User centred design and the rule of law

12 March 2024 | All-Party Parliamentary Group on the Rule of Law

Starting with GOV.UK in 2012, the changes to how the UK government designs and builds digital services over the past decade have been significant. User centered design and agile development practice are now the norm, at least in some form. User centred design means digital services are tested with real users throughout their development to check they meet their needs. Agile means services are launched early and iterated based on learnings. Design standards, assessments and in-house digital skills help set a high baseline.

Long gone are the days when ministers would launch a service on the Today Programme only for it to crash 20 minutes later, and the basic usability of digital services rarely makes headlines, as it did for example when DWP launched the fated big-bang launch of Universal Jobmatch in 2012 which did not work for users and was full of security and privacy issues and damaged public trust in digital. The group may also be aware of the initial attempts to deliver UC before the adoption of these practices.

The introduction of user centred design to government was a necessary and, it now seems, inevitable adoption of industry best practice. But it took a while. The idea that digital systems should be designed to meet the needs of users, not the designers of that system was an old one by the 2010s. User-centred design has it’s origins in the 1970’s when computer-human interactions was an emerging area of study. The British social scientist Enid Mumford developed the needs-fit theory of job satisfaction in 1975 from studying the design of back-office banking systems. She emphasised the importance of involving users in the design process of technical systems.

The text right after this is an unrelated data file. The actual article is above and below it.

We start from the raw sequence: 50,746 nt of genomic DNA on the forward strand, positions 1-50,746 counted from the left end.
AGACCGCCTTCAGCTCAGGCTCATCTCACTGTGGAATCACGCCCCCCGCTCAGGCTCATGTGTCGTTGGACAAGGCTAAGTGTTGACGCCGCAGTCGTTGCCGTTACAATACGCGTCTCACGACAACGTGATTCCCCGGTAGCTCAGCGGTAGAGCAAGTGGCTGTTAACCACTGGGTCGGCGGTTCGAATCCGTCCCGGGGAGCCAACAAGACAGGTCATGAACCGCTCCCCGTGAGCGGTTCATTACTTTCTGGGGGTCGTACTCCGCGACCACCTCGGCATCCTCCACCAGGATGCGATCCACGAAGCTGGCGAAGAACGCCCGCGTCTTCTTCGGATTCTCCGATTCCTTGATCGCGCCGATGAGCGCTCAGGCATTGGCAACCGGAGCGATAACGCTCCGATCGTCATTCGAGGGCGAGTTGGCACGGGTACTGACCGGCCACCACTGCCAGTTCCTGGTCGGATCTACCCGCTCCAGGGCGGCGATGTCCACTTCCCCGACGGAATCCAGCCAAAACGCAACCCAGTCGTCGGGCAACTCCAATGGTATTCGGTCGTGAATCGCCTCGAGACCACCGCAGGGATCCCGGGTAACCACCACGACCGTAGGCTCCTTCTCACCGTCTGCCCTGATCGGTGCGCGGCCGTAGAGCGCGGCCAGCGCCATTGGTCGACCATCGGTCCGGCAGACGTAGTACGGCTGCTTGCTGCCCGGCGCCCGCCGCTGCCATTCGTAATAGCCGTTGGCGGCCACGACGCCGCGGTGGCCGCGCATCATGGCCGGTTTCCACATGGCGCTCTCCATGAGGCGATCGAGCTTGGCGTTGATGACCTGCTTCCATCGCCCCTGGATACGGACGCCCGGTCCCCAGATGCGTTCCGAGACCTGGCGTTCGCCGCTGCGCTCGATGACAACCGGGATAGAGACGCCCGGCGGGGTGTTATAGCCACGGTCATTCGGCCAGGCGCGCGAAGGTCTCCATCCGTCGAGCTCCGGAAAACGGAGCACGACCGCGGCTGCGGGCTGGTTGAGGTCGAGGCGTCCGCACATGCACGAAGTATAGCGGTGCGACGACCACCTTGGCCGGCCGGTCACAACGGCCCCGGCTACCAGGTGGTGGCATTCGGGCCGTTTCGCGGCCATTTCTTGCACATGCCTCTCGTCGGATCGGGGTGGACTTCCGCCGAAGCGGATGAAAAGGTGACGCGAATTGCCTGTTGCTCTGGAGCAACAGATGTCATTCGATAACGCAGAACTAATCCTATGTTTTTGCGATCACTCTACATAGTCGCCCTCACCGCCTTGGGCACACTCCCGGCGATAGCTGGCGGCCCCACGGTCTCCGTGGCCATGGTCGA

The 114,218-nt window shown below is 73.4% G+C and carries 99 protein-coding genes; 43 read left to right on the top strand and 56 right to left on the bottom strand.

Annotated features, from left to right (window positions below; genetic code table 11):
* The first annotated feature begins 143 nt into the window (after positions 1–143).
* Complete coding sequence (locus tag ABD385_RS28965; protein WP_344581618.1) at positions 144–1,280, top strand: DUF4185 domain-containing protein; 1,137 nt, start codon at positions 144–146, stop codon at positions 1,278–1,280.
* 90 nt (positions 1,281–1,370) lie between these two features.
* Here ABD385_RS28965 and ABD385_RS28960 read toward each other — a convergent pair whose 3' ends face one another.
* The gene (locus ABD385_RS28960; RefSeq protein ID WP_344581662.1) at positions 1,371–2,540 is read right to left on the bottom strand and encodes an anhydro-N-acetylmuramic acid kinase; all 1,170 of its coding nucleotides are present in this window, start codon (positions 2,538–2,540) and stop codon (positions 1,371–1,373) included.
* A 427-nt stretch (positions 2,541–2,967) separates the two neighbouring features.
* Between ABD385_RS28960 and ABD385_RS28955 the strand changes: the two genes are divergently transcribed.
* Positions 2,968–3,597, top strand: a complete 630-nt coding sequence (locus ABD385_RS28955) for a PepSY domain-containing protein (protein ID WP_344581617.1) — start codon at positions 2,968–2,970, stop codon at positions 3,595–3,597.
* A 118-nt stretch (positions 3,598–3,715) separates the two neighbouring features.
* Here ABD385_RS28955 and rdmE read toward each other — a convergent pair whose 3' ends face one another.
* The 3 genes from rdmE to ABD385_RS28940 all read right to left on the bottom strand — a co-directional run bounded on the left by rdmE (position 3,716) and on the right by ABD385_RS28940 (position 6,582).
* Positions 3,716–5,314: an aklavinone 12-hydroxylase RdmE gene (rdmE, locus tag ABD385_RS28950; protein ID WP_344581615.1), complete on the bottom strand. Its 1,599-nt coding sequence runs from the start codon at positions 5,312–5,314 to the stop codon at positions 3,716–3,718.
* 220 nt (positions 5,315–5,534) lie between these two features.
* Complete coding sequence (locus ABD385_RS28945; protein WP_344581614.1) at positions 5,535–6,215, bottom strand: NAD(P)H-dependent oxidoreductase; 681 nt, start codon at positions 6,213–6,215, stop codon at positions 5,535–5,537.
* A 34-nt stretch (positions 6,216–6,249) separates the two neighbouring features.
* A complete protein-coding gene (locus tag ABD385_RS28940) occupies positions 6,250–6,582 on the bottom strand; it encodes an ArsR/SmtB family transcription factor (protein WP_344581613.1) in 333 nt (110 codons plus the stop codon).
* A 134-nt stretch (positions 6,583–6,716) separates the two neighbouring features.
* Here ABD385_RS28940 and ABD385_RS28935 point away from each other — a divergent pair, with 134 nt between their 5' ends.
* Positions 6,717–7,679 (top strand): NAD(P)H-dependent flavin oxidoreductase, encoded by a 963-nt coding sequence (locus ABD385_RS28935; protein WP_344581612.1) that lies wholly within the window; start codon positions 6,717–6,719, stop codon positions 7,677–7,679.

In 1977 US academic Rob Kling built on Mumford’s work and coined the term User centred design, which was then popularised across the design industry by the book The Design of Everyday Things. These approaches are not new. If you visited any credible digital-age organisation today you’d see them applying user centred design, and that includes UK central government departments. It took over 35 years, but eventually those ideas made their way into government and our digital services are better for it.